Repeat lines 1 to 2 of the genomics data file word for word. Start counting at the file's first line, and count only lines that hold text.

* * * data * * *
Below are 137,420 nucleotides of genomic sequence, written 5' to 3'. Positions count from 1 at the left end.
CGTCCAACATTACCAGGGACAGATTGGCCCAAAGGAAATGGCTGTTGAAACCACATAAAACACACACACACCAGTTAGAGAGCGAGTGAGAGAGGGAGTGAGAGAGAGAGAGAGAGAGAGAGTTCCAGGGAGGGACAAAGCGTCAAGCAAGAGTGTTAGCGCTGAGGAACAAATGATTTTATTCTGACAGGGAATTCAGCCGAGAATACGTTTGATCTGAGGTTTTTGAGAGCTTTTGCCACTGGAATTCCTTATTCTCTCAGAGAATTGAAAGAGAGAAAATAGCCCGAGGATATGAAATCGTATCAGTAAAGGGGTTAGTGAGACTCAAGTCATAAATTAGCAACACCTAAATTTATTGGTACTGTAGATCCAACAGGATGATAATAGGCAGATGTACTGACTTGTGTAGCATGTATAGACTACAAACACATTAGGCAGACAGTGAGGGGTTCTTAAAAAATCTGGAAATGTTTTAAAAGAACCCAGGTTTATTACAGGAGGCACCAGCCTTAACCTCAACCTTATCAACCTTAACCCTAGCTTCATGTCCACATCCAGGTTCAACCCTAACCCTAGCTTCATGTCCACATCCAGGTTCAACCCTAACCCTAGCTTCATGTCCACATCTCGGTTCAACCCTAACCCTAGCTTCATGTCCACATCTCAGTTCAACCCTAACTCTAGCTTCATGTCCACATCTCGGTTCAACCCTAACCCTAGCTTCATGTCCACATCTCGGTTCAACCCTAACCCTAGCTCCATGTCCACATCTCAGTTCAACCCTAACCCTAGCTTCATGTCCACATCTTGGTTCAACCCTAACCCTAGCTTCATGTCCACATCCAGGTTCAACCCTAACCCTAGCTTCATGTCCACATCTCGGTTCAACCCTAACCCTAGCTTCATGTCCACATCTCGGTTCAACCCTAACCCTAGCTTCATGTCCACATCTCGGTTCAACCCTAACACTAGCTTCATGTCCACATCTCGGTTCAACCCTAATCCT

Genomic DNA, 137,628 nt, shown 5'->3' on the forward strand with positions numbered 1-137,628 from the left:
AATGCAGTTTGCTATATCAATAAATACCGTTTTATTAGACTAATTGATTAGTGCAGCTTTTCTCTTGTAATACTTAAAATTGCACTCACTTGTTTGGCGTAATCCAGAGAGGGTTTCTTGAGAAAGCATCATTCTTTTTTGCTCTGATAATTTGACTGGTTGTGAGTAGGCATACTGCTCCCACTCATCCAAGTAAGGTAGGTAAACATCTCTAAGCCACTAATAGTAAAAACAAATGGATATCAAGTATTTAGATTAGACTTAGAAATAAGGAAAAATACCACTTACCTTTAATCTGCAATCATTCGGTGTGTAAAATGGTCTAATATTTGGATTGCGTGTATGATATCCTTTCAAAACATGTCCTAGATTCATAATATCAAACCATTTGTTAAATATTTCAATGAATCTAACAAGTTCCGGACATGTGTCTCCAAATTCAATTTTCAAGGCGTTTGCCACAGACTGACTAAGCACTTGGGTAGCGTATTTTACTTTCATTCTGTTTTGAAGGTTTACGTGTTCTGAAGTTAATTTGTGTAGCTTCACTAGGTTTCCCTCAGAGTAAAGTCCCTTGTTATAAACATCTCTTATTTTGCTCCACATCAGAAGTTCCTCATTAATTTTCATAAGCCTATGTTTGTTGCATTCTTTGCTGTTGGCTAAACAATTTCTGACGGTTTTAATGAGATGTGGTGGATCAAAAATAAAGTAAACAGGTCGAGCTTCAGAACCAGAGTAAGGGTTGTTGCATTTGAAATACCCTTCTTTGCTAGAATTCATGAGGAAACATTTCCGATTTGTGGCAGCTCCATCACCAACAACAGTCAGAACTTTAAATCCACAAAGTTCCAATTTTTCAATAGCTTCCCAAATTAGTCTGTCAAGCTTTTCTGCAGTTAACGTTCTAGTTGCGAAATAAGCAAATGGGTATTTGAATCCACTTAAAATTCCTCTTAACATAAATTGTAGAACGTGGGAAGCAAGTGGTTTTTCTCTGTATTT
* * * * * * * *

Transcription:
Below are 137,420 nucleotides of genomic sequence, written 5' to 3'. Positions count from 1 at the left end.
CGTCCAACATTACCAGGGACAGATTGGCCCAAAGGAAATGGCTGTTGAAACCACATAAAACACACACACACCAGTTAGAGAGCGAGTGAGAGAGGGAGTGAGAGAGAGAGAGAGAGAGAGAGTTCCAGGGAGGGACAAAGCGTCAAGCAAGAGTGTTAGCGCTGAGGAACAAATGATTTTATTCTGACAGGGAATTCAGCCGAGAATACGTTTGATCTGAGGTTTTTGAGAGCTTTTGCCACTGGAATTCCTTATTCTCTCAGAGAATTGAAAGAGAGAAAATAGCCCGAGGATATGAAATCGTATCAGTAAAGGGGTTAGTGAGACTCAAGTCATAAATTAGCAACACCTAAATTTATTGGTACTGTAGATCCAACAGGATGATAATAGGCAGATGTACTGACTTGTGTAGCATGTATAGACTACAAACACATTAGGCAGACAGTGAGGGGTTCTTAAAAAATCTGGAAATGTTTTAAAAGAACCCAGGTTTATTACAGGAGGCACCAGCCTTAACCTCAACCTTATCAACCTTAACCCTAGCTTCATGTCCACATCCAGGTTCAACCCTAACCCTAGCTTCATGTCCACATCCAGGTTCAACCCTAACCCTAGCTTCATGTCCACATCTCGGTTCAACCCTAACCCTAGCTTCATGTCCACATCTCAGTTCAACCCTAACTCTAGCTTCATGTCCACATCTCGGTTCAACCCTAACCCTAGCTTCATGTCCACATCTCGGTTCAACCCTAACCCTAGCTCCATGTCCACATCTCAGTTCAACCCTAACCCTAGCTTCATGTCCACATCTTGGTTCAACCCTAACCCTAGCTTCATGTCCACATCCAGGTTCAACCCTAACCCTAGCTTCATGTCCACATCTCGGTTCAACCCTAACCCTAGCTTCATGTCCACATCTCGGTTCAACCCTAACCCTAGCTTCATGTCCACATCTCGGTTCAACCCTAACACTAGCTTCATGTCCACATCTCGGTTCAACCCTAATCCT